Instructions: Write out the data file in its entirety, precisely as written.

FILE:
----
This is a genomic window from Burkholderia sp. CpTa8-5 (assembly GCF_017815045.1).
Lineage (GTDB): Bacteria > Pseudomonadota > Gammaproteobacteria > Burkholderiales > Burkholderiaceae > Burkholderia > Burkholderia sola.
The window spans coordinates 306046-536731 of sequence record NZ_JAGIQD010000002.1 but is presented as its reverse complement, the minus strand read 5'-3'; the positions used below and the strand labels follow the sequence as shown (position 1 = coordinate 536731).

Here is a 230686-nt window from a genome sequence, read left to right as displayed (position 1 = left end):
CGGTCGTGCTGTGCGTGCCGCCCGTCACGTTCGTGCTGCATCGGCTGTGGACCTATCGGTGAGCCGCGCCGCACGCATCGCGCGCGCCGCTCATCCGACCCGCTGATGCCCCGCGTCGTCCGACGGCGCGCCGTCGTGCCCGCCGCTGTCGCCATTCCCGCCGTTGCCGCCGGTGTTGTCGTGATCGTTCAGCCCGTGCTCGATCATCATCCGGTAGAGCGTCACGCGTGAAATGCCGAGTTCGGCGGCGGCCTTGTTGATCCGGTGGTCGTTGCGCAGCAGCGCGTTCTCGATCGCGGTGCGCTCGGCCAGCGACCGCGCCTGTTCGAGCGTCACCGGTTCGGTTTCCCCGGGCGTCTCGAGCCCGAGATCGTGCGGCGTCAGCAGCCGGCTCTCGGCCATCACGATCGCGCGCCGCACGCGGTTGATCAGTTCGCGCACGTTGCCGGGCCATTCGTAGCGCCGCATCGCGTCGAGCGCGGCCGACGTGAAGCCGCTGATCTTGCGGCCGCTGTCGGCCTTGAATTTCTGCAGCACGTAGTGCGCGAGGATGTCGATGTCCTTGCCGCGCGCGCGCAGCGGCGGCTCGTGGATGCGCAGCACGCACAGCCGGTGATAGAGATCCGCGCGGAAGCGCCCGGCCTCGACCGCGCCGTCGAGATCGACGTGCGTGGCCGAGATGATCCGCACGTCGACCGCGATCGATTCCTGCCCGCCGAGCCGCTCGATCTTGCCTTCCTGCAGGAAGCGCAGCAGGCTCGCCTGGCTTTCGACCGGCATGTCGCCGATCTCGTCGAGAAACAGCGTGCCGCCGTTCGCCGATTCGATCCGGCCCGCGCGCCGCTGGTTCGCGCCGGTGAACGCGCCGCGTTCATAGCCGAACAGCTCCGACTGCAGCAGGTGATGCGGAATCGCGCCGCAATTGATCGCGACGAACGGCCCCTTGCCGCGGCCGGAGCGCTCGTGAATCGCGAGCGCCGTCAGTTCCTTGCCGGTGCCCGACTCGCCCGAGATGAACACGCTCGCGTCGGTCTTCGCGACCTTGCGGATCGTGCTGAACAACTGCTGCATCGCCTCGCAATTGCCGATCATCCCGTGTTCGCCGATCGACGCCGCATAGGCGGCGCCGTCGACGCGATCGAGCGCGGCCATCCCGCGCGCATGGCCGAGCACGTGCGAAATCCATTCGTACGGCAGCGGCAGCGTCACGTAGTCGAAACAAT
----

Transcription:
This is a genomic window from Burkholderia sp. CpTa8-5 (assembly GCF_017815045.1).
Lineage (GTDB): Bacteria > Pseudomonadota > Gammaproteobacteria > Burkholderiales > Burkholderiaceae > Burkholderia > Burkholderia sola.
The window spans coordinates 306046-536731 of sequence record NZ_JAGIQD010000002.1 but is presented as its reverse complement, the minus strand read 5'-3'; the positions used below and the strand labels follow the sequence as shown (position 1 = coordinate 536731).

Here is a 230686-nt window from a genome sequence, read left to right as displayed (position 1 = left end):
CGGTCGTGCTGTGCGTGCCGCCCGTCACGTTCGTGCTGCATCGGCTGTGGACCTATCGGTGAGCCGCGCCGCACGCATCGCGCGCGCCGCTCATCCGACCCGCTGATGCCCCGCGTCGTCCGACGGCGCGCCGTCGTGCCCGCCGCTGTCGCCATTCCCGCCGTTGCCGCCGGTGTTGTCGTGATCGTTCAGCCCGTGCTCGATCATCATCCGGTAGAGCGTCACGCGTGAAATGCCGAGTTCGGCGGCGGCCTTGTTGATCCGGTGGTCGTTGCGCAGCAGCGCGTTCTCGATCGCGGTGCGCTCGGCCAGCGACCGCGCCTGTTCGAGCGTCACCGGTTCGGTTTCCCCGGGCGTCTCGAGCCCGAGATCGTGCGGCGTCAGCAGCCGGCTCTCGGCCATCACGATCGCGCGCCGCACGCGGTTGATCAGTTCGCGCACGTTGCCGGGCCATTCGTAGCGCCGCATCGCGTCGAGCGCGGCCGACGTGAAGCCGCTGATCTTGCGGCCGCTGTCGGCCTTGAATTTCTGCAGCACGTAGTGCGCGAGGATGTCGATGTCCTTGCCGCGCGCGCGCAGCGGCGGCTCGTGGATGCGCAGCACGCACAGCCGGTGATAGAGATCCGCGCGGAAGCGCCCGGCCTCGACCGCGCCGTCGAGATCGACGTGCGTGGCCGAGATGATCCGCACGTCGACCGCGATCGATTCCTGCCCGCCGAGCCGCTCGATCTTGCCTTCCTGCAGGAAGCGCAGCAGGCTCGCCTGGCTTTCGACCGGCATGTCGCCGATCTCGTCGAGAAACAGCGTGCCGCCGTTCGCCGATTCGATCCGGCCCGCGCGCCGCTGGTTCGCGCCGGTGAACGCGCCGCGTTCATAGCCGAACAGCTCCGACTGCAGCAGGTGATGCGGAATCGCGCCGCAATTGATCGCGACGAACGGCCCCTTGCCGCGGCCGGAGCGCTCGTGAATCGCGAGCGCCGTCAGTTCCTTGCCGGTGCCCGACTCGCCCGAGATGAACACGCTCGCGTCGGTCTTCGCGACCTTGCGGATCGTGCTGAACAACTGCTGCATCGCCTCGCAATTGCCGATCATCCCGTGTTCGCCGATCGACGCCGCATAGGCGGCGCCGTCGACGCGATCGAGCGCGGCCATCCCGCGCGCATGGCCGAGCACGTGCGAAATCCATTCGTACGGCAGCGGCAGCGTCACGTAGTCGAAACAAT